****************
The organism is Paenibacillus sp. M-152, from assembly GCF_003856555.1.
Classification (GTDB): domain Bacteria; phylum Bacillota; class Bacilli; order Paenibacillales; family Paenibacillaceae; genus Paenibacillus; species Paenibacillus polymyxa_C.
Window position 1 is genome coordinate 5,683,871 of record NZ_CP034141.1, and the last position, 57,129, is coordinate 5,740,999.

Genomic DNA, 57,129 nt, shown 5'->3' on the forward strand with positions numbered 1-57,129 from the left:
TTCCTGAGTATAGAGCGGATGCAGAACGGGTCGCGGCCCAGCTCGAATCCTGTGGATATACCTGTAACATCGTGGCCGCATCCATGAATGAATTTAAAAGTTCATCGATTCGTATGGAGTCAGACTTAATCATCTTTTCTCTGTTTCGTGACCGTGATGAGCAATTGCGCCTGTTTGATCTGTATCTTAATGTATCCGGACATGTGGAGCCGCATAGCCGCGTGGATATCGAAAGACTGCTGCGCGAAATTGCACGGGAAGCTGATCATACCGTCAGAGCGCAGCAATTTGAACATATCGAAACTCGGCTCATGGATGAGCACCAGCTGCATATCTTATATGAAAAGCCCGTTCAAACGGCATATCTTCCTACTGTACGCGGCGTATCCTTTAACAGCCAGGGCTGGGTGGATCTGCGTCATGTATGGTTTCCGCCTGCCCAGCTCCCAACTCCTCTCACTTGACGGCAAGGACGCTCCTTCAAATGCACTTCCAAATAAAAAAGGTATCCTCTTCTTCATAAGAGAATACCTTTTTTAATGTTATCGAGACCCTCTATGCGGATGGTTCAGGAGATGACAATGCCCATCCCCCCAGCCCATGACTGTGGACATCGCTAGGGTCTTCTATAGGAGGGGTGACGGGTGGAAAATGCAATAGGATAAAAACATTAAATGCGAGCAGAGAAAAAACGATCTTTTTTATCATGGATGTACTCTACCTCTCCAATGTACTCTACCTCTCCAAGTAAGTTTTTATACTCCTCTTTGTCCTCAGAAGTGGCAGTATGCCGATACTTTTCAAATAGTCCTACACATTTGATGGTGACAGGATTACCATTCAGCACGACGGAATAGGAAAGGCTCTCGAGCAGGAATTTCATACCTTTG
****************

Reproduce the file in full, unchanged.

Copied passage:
The organism is Paenibacillus sp. M-152, from assembly GCF_003856555.1.
Classification (GTDB): domain Bacteria; phylum Bacillota; class Bacilli; order Paenibacillales; family Paenibacillaceae; genus Paenibacillus; species Paenibacillus polymyxa_C.
Window position 1 is genome coordinate 5,683,871 of record NZ_CP034141.1, and the last position, 57,129, is coordinate 5,740,999.

Genomic DNA, 57,129 nt, shown 5'->3' on the forward strand with positions numbered 1-57,129 from the left:
TTCCTGAGTATAGAGCGGATGCAGAACGGGTCGCGGCCCAGCTCGAATCCTGTGGATATACCTGTAACATCGTGGCCGCATCCATGAATGAATTTAAAAGTTCATCGATTCGTATGGAGTCAGACTTAATCATCTTTTCTCTGTTTCGTGACCGTGATGAGCAATTGCGCCTGTTTGATCTGTATCTTAATGTATCCGGACATGTGGAGCCGCATAGCCGCGTGGATATCGAAAGACTGCTGCGCGAAATTGCACGGGAAGCTGATCATACCGTCAGAGCGCAGCAATTTGAACATATCGAAACTCGGCTCATGGATGAGCACCAGCTGCATATCTTATATGAAAAGCCCGTTCAAACGGCATATCTTCCTACTGTACGCGGCGTATCCTTTAACAGCCAGGGCTGGGTGGATCTGCGTCATGTATGGTTTCCGCCTGCCCAGCTCCCAACTCCTCTCACTTGACGGCAAGGACGCTCCTTCAAATGCACTTCCAAATAAAAAAGGTATCCTCTTCTTCATAAGAGAATACCTTTTTTAATGTTATCGAGACCCTCTATGCGGATGGTTCAGGAGATGACAATGCCCATCCCCCCAGCCCATGACTGTGGACATCGCTAGGGTCTTCTATAGGAGGGGTGACGGGTGGAAAATGCAATAGGATAAAAACATTAAATGCGAGCAGAGAAAAAACGATCTTTTTTATCATGGATGTACTCTACCTCTCCAATGTACTCTACCTCTCCAAGTAAGTTTTTATACTCCTCTTTGTCCTCAGAAGTGGCAGTATGCCGATACTTTTCAAATAGTCCTACACATTTGATGGTGACAGGATTACCATTCAGCACGACGGAATAGGAAAGGCTCTCGAGCAGGAATTTCATACCTTTG